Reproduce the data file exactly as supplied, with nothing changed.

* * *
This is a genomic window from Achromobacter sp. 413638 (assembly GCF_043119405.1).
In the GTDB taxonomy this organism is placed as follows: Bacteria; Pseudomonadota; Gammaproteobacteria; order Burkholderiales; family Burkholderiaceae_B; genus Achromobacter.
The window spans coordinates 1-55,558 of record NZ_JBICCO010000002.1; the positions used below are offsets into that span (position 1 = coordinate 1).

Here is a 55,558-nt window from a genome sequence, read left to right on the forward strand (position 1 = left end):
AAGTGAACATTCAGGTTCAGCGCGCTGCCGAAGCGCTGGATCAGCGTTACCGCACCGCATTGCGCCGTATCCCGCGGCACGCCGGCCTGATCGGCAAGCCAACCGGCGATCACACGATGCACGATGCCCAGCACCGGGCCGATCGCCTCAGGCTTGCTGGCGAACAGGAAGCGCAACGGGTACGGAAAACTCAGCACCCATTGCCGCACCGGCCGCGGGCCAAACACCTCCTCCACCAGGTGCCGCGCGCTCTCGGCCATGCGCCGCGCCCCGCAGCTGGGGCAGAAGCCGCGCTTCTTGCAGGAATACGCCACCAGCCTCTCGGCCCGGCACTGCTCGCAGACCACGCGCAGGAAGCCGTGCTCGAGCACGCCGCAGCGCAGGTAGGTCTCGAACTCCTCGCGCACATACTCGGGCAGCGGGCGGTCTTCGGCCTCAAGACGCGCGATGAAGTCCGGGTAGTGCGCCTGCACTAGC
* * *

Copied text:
This is a genomic window from Achromobacter sp. 413638 (assembly GCF_043119405.1).
In the GTDB taxonomy this organism is placed as follows: Bacteria; Pseudomonadota; Gammaproteobacteria; order Burkholderiales; family Burkholderiaceae_B; genus Achromobacter.
The window spans coordinates 1-55,558 of record NZ_JBICCO010000002.1; the positions used below are offsets into that span (position 1 = coordinate 1).

Here is a 55,558-nt window from a genome sequence, read left to right on the forward strand (position 1 = left end):
AAGTGAACATTCAGGTTCAGCGCGCTGCCGAAGCGCTGGATCAGCGTTACCGCACCGCATTGCGCCGTATCCCGCGGCACGCCGGCCTGATCGGCAAGCCAACCGGCGATCACACGATGCACGATGCCCAGCACCGGGCCGATCGCCTCAGGCTTGCTGGCGAACAGGAAGCGCAACGGGTACGGAAAACTCAGCACCCATTGCCGCACCGGCCGCGGGCCAAACACCTCCTCCACCAGGTGCCGCGCGCTCTCGGCCATGCGCCGCGCCCCGCAGCTGGGGCAGAAGCCGCGCTTCTTGCAGGAATACGCCACCAGCCTCTCGGCCCGGCACTGCTCGCAGACCACGCGCAGGAAGCCGTGCTCGAGCACGCCGCAGCGCAGGTAGGTCTCGAACTCCTCGCGCACATACTCGGGCAGCGGGCGGTCTTCGGCCTCAAGACGCGCGATGAAGTCCGGGTAGTGCGCCTGCACTAGC